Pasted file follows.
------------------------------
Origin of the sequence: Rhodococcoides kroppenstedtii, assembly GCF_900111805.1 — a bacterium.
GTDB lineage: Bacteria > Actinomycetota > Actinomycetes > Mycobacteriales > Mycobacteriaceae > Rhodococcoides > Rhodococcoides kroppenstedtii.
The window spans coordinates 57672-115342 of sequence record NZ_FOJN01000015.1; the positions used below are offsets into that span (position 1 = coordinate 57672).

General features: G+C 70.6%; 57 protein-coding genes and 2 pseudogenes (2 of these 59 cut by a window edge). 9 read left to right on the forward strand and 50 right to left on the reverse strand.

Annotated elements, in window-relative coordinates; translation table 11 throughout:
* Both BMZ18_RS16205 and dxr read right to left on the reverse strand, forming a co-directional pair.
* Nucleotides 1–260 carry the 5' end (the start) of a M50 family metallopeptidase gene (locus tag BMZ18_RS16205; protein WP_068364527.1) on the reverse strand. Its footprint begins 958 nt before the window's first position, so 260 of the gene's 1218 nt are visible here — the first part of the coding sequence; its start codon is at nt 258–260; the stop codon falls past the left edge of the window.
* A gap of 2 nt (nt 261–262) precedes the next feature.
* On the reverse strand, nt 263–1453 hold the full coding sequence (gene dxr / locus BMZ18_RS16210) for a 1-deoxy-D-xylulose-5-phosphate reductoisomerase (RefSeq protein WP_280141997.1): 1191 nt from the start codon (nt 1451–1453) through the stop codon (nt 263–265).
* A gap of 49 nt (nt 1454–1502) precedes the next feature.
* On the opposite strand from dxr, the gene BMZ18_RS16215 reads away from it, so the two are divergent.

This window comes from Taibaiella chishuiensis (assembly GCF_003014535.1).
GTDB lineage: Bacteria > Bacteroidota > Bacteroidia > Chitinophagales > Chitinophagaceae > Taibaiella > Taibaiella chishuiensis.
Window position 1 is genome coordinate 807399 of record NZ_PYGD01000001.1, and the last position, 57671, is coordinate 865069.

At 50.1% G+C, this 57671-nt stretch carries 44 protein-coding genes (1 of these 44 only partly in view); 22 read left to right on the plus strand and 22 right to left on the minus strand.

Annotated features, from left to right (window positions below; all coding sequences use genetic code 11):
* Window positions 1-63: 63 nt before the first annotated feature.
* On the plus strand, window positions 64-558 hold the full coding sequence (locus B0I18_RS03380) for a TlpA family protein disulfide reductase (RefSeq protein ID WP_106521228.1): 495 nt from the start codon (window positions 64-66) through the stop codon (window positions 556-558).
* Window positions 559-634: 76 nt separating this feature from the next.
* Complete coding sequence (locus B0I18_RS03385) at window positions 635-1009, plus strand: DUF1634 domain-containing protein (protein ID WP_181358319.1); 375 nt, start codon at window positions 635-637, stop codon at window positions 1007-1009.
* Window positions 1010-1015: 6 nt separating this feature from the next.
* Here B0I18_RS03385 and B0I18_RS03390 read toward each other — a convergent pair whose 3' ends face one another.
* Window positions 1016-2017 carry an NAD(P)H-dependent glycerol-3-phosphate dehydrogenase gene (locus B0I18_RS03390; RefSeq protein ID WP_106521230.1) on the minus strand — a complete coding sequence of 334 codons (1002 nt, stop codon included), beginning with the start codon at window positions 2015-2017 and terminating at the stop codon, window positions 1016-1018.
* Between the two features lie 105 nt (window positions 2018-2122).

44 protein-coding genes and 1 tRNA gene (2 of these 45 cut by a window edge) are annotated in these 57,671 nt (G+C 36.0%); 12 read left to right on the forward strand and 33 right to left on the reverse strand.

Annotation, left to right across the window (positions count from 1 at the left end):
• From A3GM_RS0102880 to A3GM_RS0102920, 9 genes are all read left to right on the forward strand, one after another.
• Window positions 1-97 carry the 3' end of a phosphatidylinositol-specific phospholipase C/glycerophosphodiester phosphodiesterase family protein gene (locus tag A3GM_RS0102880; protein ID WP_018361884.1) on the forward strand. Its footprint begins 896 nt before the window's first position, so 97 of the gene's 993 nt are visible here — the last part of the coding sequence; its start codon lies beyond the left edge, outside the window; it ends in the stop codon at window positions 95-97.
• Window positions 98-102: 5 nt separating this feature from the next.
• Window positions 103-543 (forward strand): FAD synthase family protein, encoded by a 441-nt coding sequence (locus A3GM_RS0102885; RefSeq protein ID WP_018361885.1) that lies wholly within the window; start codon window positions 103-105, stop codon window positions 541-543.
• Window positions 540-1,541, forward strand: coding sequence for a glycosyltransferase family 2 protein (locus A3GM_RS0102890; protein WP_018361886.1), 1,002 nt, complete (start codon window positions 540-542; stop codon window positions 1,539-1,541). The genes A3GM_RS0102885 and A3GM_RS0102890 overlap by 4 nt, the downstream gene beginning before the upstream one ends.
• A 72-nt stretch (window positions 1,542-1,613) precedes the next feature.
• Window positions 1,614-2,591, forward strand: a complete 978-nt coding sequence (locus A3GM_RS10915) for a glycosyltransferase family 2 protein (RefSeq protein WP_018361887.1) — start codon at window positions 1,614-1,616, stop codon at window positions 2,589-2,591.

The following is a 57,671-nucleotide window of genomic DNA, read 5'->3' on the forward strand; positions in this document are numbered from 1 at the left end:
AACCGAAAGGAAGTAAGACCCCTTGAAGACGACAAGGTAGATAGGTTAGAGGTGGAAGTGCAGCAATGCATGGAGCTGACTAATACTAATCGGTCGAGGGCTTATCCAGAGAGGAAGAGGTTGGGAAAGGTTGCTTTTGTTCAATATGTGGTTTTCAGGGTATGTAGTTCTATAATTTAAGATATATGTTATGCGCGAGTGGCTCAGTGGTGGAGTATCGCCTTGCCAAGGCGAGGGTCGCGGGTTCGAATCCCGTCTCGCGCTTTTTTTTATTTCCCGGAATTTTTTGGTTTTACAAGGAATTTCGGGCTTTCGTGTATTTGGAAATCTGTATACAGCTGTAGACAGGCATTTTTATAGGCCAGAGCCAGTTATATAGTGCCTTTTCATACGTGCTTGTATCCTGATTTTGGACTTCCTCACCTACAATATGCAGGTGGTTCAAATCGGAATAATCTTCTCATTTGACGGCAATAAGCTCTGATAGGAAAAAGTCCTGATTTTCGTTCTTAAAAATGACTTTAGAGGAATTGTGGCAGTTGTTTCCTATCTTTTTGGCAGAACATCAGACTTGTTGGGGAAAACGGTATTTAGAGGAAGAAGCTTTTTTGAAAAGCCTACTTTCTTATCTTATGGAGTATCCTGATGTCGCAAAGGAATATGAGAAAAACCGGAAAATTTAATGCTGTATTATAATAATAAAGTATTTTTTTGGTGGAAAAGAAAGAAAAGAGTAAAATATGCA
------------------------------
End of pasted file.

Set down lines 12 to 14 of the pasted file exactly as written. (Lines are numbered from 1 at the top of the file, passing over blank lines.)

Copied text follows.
This window comes from Taibaiella chishuiensis (assembly GCF_003014535.1).
GTDB lineage: Bacteria > Bacteroidota > Bacteroidia > Chitinophagales > Chitinophagaceae > Taibaiella > Taibaiella chishuiensis.
Window position 1 is genome coordinate 807399 of record NZ_PYGD01000001.1, and the last position, 57671, is coordinate 865069.